Indeed, it may have been an effort to correct one of Reyes' five hamstring pulls in the last 18 months that prompted this latest malady. The Mets are actually re-teaching Reyes to run, instructing him to keep his chin hovering above his lead foot as he races from bag to bag.
That running change, while perhaps beneficial in the long run, has short-circuited any possibility of Reyes' return this weekend. It has to be expected that any time a player drastically changes the activity his body is used to, there will be setbacks and an adjustment period, and Reyes is certainly no exception.
"I felt it more and more," Reyes told the New York Daily News. "Before, I could hit and take ground balls. I could do everything. But now I can do nothing because that thing is killing me."
The balky back was another hit for the Mets, who had their fingers crossed that he'd be able to come off the disabled list on Friday, when the Mets open a three-game series at Pro Player Stadium.
He won't, and the Mets will enter June with Reyes having not played a single game this year at the Major League level.
In Reyes' absence, New York has held the fort at second base with Danny Garcia and the since-released Ricky Gutierrez, but there still is a great hope around Shea Stadium that Reyes will become the second piece of the 1986-esque "Lenny Dykstra - Wally Backman" combination atop the order that club officials envisioned when Kaz Matsui signed with the Mets over the winter.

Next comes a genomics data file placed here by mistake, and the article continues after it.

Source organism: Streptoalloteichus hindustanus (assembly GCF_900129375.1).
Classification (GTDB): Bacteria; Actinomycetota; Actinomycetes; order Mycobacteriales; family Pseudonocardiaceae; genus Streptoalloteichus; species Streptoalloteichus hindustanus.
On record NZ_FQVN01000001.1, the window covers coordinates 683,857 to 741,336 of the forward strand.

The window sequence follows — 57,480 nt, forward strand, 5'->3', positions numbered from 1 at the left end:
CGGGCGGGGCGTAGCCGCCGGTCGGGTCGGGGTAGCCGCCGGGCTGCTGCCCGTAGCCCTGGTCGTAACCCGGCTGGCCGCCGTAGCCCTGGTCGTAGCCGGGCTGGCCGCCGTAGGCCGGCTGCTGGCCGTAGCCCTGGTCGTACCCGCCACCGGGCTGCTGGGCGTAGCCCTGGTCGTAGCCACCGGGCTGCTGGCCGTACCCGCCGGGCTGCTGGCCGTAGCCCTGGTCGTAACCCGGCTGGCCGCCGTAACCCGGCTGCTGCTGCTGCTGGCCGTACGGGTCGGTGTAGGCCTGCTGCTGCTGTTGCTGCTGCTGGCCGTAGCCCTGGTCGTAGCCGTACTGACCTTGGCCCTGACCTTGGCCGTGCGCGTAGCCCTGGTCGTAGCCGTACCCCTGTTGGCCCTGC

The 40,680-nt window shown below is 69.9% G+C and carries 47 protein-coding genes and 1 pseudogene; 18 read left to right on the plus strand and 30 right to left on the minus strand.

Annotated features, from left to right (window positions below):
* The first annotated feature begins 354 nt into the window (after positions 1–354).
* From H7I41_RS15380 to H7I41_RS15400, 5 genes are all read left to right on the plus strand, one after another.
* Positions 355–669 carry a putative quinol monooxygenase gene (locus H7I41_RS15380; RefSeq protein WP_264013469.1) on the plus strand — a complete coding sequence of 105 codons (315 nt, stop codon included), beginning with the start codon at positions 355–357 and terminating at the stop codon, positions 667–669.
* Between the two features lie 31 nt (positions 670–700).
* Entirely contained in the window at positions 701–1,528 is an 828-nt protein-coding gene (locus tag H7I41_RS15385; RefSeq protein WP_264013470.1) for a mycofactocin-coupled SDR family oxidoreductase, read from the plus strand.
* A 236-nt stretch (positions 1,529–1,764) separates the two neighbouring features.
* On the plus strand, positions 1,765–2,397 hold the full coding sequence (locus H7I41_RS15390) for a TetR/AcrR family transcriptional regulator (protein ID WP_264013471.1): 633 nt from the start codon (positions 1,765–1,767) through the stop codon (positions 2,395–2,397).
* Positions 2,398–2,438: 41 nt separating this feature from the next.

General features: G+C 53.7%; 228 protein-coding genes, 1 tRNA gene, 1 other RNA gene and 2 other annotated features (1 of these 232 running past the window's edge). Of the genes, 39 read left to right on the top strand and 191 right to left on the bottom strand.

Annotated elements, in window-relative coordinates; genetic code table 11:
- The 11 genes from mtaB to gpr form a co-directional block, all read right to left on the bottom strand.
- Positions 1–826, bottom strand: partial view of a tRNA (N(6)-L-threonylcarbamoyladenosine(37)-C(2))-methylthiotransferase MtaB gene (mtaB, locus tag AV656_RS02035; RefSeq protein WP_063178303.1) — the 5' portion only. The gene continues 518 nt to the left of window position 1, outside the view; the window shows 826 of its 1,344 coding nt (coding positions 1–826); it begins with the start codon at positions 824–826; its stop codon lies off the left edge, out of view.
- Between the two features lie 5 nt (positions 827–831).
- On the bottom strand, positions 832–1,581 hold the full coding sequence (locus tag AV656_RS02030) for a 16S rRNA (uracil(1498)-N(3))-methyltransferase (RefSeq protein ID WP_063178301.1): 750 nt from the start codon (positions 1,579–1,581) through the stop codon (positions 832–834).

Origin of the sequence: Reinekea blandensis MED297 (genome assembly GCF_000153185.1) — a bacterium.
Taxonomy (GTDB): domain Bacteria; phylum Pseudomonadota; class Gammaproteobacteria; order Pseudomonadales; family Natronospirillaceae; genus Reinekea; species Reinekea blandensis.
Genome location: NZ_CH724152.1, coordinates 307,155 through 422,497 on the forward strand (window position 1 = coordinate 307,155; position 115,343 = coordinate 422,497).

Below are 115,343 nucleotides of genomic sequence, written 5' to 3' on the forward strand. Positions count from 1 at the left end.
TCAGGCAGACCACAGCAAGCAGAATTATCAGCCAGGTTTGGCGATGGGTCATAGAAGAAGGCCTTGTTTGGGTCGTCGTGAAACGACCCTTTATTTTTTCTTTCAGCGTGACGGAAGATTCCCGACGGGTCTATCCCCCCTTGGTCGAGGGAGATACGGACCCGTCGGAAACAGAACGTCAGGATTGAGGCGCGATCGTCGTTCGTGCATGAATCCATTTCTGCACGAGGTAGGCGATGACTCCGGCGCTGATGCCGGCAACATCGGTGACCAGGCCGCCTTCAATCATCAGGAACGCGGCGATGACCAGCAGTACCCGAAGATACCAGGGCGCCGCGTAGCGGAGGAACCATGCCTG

Last week, after Reyes played for St. Lucie in a five-inning stint on Friday and a seven-inning stint on Saturday, stealing bases in each game and reporting only minor aches and pains after the latter contest, the Mets were beginning to plot out what they'd have to do with Garcia.
But on Sunday, Reyes played in his first nine-inning action of the season and had to beg for the Mets' overused hydrotherapy pool.
"The idea is to play without pain," Mets GM Jim Duquette said yesterday at Shea, the place Reyes has been unable to return to despite nearly eight weeks of rehabilitation and frustration.
The way things are going, it almost makes you wonder if he ever will.